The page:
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Bruno Mars Goes Anyplace And Everyplace On 'Jukebox'

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I became a Bruno Mars fan in about 60 seconds. It happened in the car, when "Grenade" — from his first album, Doo-Wops & Hooligans — came on the radio. One time through the refrain and I was hooked. With just this album and a string of cameo appearances from the Hawaii-born singer, songwriter and multi-instrumentalist, Mars established himself as an elite pop talent.

Like a lot of people, I was curious to see where this guy would go next. The answer, according to his new album: anyplace and everyplace. Unorthodox Jukebox tears through a range of musical styles with head-spinning energy.

"Locked Out of Heaven," the first single from Mars' new album, is a dose of pop euphoria that makes everything else on the radio right now seem drab by comparison. Of course, those alive in the 1980s may hear this song as not quite so new: Some have noted that it's an uncanny imitation of The Police. Mars is a student of the pop hook, and a degree of emulation is part of his game. He can write a tune that borrows huge building blocks from Stevie Wonder or Maroon 5 or Prince, and still somehow sound like himself.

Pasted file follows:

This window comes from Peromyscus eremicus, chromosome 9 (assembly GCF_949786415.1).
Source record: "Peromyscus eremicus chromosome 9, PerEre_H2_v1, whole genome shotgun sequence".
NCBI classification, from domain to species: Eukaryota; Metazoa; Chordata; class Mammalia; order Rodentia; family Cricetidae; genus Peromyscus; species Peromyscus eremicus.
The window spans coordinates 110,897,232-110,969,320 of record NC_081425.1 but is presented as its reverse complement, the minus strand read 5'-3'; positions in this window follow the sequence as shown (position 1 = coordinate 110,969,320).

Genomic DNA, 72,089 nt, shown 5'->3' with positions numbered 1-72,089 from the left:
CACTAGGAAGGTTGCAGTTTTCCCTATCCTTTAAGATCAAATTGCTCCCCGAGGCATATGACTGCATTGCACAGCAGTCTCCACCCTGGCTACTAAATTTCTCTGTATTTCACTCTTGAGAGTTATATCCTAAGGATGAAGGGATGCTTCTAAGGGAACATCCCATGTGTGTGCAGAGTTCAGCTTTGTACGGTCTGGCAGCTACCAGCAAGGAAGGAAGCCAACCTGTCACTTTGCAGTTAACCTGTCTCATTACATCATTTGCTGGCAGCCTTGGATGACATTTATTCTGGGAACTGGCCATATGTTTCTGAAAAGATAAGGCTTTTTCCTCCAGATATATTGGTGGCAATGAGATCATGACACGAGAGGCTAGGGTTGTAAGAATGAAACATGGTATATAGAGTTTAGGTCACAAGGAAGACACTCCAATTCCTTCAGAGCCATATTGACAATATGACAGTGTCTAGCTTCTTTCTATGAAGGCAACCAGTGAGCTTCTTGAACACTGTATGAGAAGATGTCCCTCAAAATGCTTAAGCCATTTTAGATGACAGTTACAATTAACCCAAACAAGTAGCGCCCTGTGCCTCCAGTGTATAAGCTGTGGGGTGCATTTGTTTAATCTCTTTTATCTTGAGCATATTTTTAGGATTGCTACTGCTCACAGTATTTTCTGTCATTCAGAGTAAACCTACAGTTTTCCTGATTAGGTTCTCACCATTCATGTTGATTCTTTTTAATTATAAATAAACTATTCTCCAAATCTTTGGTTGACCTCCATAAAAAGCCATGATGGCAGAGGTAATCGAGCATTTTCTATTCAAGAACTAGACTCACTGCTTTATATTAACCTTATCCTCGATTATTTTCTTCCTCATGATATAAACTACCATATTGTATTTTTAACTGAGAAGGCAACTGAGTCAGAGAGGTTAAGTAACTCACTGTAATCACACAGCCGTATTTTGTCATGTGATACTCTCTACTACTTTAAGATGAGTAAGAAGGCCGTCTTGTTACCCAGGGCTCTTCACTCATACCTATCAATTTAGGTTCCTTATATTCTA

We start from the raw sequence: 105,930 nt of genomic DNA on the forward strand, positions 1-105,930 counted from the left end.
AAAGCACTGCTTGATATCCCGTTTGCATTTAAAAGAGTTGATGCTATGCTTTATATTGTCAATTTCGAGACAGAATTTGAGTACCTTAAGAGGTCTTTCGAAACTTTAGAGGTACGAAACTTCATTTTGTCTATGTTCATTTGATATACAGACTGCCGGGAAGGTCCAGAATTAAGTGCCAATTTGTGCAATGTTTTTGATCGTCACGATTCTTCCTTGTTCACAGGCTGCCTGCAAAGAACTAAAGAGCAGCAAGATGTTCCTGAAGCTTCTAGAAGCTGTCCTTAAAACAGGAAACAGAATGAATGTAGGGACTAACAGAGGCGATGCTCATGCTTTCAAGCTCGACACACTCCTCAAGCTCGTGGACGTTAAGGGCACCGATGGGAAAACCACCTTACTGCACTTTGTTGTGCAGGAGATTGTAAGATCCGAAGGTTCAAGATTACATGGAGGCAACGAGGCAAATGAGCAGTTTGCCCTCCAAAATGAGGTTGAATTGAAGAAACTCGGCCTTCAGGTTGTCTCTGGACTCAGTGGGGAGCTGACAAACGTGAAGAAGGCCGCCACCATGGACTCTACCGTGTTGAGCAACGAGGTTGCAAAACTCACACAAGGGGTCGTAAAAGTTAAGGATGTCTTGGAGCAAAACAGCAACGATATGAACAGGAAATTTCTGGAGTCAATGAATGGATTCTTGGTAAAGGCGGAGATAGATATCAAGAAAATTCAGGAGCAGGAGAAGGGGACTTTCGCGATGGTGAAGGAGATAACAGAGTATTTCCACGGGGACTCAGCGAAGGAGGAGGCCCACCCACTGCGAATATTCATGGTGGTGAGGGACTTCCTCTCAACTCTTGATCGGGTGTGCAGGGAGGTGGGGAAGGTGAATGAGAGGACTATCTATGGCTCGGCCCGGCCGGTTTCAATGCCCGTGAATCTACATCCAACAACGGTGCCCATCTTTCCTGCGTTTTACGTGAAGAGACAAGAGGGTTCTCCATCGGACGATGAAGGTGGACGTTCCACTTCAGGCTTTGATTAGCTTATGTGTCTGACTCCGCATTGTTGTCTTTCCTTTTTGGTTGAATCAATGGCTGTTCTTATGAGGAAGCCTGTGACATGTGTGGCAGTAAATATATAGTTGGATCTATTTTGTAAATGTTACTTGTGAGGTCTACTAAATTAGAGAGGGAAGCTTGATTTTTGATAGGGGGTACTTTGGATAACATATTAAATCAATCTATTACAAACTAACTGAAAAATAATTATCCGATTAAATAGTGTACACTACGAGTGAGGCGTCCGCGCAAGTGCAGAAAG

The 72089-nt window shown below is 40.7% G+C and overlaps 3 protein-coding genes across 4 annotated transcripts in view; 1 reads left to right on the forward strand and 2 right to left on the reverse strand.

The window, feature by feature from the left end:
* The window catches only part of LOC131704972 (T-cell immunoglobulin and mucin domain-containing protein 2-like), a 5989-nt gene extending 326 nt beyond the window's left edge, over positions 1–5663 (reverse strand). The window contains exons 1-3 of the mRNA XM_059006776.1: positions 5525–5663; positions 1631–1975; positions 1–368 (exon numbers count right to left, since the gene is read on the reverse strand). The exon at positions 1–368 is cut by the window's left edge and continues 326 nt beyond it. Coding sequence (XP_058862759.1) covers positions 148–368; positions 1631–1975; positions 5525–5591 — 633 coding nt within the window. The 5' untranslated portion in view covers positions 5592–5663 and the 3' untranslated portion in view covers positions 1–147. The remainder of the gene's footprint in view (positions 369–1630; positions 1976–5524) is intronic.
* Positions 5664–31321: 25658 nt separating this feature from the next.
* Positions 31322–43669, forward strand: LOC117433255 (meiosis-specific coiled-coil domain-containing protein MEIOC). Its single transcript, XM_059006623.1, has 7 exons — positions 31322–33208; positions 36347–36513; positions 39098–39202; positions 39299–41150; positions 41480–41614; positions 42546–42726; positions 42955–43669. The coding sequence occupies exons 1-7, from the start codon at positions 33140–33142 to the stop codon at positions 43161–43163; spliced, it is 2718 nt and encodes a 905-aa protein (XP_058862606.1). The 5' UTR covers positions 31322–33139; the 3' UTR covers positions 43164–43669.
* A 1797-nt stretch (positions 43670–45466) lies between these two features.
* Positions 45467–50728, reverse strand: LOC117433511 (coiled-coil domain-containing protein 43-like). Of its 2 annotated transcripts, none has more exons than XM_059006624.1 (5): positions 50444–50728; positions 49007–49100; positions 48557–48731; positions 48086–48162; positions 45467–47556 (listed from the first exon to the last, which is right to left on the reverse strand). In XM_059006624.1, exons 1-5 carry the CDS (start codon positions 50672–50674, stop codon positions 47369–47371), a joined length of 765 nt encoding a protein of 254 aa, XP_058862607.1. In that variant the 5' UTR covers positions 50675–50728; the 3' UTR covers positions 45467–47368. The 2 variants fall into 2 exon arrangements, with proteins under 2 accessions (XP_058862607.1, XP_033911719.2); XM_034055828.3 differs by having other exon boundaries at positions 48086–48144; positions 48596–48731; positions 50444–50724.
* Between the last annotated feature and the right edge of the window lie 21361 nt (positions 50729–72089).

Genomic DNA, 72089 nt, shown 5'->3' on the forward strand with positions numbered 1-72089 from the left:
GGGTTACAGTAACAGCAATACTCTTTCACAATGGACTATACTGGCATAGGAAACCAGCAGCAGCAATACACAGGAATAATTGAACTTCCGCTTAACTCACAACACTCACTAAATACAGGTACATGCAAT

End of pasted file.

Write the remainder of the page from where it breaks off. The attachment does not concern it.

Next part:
In interviews, Mars talks about his appetite for all kinds of music, and how he doesn't like to be pinned down. Unorthodox Jukebox bears this out. There's a sexy disco send-up ("Treasure"), a skittering electro fantasy ("Natalie") and a thumping pop anthem ("Young Girls").

Not everything on the new album is brilliant; in several tunes, the lyrics amount to generic sex talk, running status updates of his carnal whims and desires. At times it seems his skills as a composer might not be as fully developed as his wickedly expressive singing; but even then, in the most X-rated moments, it's clear that Mars has crazy potential. Maybe he'll harness it differently on some project in the future, and settle into one lane on the expressway. For now, he's all over the road, and it's a pretty fun ride.

Copyright 2012 National Public Radio. To see more, visit http://www.npr.org/.

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